- Associated Press - Thursday, January 5, 2012

KAPALUA, HAWAII (AP) - Gary Woodland is unlike most players at Kapalua. He is one of the most athletic figures in golf, certainly among the most powerful. And considering that he didn’t start playing serious golf until college, he’s not even close to reaching his potential.

But for someone looking for a little more consistency, his 2012 season begins with significant change.

Woodland decided to hire a new agent, which in turn wound up costing him a coach.

He left Hambric Sports, where he was represented by Blake Smith, and signed a deal with Mark Steinberg at Excel Sports Management. And then longtime coach Randy Smith _ the father of his old agent _ decided to part ways with Woodland.

Woodland starts his new season Friday at the Tournament of Champions, one of 28 winners in the field, and then will have two weeks off to search for a new coach.

“I was lucky to work with Randy for six years. I wouldn’t be where I am without him,” said Woodland, who won his first PGA Tour title last year in the Transitions Championship at Innisbrook. “Things happen. He’s got to do what’s best for him and his family. I’ve got to do what’s best for me.”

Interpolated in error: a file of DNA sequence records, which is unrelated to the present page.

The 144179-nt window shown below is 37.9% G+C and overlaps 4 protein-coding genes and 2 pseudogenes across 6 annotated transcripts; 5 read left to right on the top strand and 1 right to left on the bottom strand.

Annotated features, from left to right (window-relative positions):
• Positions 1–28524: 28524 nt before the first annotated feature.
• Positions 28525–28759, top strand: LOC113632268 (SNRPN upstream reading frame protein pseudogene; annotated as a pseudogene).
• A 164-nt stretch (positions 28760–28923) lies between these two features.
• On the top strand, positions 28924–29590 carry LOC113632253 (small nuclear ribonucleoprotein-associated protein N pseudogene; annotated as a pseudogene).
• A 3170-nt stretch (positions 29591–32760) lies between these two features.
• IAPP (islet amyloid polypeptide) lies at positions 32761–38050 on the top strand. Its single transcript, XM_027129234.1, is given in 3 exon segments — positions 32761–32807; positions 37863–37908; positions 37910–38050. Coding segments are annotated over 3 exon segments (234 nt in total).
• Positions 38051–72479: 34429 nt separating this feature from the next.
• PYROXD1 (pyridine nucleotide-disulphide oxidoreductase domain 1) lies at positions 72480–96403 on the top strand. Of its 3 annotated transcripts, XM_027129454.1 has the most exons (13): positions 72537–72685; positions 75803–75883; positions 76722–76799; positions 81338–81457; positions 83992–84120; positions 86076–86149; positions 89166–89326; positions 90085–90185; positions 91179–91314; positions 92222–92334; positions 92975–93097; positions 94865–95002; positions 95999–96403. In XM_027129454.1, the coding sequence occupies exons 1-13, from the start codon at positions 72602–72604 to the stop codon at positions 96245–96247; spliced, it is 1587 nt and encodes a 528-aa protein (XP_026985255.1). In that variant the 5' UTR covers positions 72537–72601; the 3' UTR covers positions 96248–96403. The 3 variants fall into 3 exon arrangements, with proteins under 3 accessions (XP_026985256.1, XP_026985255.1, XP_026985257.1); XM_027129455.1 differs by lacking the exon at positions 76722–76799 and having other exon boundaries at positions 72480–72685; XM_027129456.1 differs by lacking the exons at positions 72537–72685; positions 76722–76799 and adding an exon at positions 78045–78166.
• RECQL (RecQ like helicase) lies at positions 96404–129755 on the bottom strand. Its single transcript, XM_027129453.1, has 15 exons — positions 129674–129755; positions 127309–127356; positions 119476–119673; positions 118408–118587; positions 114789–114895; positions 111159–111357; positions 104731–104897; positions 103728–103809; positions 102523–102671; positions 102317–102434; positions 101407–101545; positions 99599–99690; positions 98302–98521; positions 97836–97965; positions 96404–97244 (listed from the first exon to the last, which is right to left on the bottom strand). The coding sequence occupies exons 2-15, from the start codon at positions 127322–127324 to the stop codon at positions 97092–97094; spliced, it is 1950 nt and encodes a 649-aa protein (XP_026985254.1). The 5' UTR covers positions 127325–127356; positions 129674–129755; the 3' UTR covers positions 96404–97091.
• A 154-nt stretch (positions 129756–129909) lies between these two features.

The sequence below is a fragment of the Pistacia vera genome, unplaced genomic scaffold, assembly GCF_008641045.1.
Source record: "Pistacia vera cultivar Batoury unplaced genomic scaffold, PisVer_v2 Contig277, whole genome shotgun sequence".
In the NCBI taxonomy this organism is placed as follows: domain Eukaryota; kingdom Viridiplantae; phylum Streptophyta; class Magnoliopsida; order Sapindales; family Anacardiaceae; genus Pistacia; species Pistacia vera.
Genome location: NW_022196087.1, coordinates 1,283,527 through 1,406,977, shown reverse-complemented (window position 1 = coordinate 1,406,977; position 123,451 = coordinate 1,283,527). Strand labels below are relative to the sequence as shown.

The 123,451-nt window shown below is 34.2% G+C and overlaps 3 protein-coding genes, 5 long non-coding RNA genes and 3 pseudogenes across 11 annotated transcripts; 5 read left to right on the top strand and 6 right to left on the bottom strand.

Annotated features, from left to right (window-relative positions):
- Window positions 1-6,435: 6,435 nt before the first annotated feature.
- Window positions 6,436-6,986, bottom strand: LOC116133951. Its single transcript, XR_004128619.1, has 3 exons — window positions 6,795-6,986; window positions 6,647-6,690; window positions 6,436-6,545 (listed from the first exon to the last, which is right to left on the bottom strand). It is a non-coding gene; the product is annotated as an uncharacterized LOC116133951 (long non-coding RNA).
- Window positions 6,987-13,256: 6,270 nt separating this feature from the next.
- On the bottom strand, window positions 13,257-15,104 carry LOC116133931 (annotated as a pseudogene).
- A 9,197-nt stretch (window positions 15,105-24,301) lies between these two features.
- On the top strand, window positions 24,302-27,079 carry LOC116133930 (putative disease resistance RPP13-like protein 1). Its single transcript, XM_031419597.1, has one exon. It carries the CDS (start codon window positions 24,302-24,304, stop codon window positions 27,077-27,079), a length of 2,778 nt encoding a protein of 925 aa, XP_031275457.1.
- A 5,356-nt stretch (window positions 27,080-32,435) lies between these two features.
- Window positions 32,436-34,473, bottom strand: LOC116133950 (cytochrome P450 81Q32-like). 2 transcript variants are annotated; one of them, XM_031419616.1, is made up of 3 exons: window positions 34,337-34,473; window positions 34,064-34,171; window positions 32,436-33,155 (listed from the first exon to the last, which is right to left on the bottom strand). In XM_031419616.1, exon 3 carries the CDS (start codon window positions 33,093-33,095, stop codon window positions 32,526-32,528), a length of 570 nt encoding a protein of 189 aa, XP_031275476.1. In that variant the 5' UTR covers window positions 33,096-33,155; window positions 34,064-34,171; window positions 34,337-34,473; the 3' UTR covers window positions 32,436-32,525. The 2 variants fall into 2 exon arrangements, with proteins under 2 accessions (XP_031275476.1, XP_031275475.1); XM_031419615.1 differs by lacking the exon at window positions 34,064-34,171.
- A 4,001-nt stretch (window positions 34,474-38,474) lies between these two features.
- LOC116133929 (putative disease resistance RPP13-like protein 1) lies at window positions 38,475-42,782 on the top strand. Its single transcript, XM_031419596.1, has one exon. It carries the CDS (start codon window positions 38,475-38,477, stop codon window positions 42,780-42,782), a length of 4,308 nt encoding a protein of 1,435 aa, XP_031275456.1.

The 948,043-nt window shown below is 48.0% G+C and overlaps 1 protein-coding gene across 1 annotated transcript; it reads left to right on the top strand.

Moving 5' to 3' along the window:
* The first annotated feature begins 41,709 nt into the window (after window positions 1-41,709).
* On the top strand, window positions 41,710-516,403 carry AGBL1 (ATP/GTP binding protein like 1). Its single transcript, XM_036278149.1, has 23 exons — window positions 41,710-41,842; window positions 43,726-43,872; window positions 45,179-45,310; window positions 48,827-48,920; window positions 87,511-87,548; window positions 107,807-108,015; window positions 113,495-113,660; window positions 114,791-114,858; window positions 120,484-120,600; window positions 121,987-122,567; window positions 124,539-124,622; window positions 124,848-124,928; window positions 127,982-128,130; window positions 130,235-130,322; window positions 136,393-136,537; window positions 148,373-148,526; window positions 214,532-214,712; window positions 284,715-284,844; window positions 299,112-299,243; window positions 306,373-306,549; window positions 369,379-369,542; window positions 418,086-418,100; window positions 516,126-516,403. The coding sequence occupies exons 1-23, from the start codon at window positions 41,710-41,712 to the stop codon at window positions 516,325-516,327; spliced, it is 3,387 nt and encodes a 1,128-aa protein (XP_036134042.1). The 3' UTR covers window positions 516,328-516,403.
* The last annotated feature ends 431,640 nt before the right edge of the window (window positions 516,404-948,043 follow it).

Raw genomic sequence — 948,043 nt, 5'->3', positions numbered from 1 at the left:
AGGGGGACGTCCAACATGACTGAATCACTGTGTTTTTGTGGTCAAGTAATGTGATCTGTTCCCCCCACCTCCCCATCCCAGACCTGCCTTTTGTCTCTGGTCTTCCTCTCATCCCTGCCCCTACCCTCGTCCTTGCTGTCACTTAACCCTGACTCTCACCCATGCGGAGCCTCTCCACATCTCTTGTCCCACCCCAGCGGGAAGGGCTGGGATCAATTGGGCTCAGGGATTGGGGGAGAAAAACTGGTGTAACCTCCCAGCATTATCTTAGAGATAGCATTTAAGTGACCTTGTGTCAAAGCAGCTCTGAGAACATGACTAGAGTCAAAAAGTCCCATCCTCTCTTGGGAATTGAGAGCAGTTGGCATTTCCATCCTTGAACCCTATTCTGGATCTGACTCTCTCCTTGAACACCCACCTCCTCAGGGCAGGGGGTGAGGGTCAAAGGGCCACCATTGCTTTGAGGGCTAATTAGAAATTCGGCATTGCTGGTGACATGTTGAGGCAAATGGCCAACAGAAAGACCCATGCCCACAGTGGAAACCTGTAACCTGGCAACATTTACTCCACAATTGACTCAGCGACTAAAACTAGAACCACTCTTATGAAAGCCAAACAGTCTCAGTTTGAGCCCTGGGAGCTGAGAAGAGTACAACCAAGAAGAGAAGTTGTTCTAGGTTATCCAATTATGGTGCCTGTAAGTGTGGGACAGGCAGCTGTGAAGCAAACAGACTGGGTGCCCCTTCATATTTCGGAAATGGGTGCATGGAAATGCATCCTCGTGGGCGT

And so Woodland moves on, hopeful of showing how good he can become, and that he’s more than just a Kansas kid who can mash it.

His rookie season in 2010 was cut short by a torn labrum in his right shoulder that required surgery. In his first full season, he won his first PGA Tour event, made the cut in every major, and built up even more confidence late in the year when he teamed with Matt Kuchar in the World Cup for the first American victory in a decade.

“I am so far ahead of where I was last year,” Woodland said.

In some respects, he has some catching up to do. Unlike most players who gravitated to golf early in life, Woodland spent his summers in Kansas playing a little golf, a little basketball and a lot of baseball. His father suggested he not spread himself so thin, and coming off a long summer of playing shortstop, Woodland settled on basketball and golf.

And then there was one.

He realized his dream of playing basketball might be a stretch after one season at Division II Washburn, and he returned to a standing offer from the Kansas golf coach to play for the Jayhawks.

Smith recalls the first time he saw Woodland at Kansas.

“Muscle beach,” he said. “Strong kid.”

For Woodland, golf was always about power.

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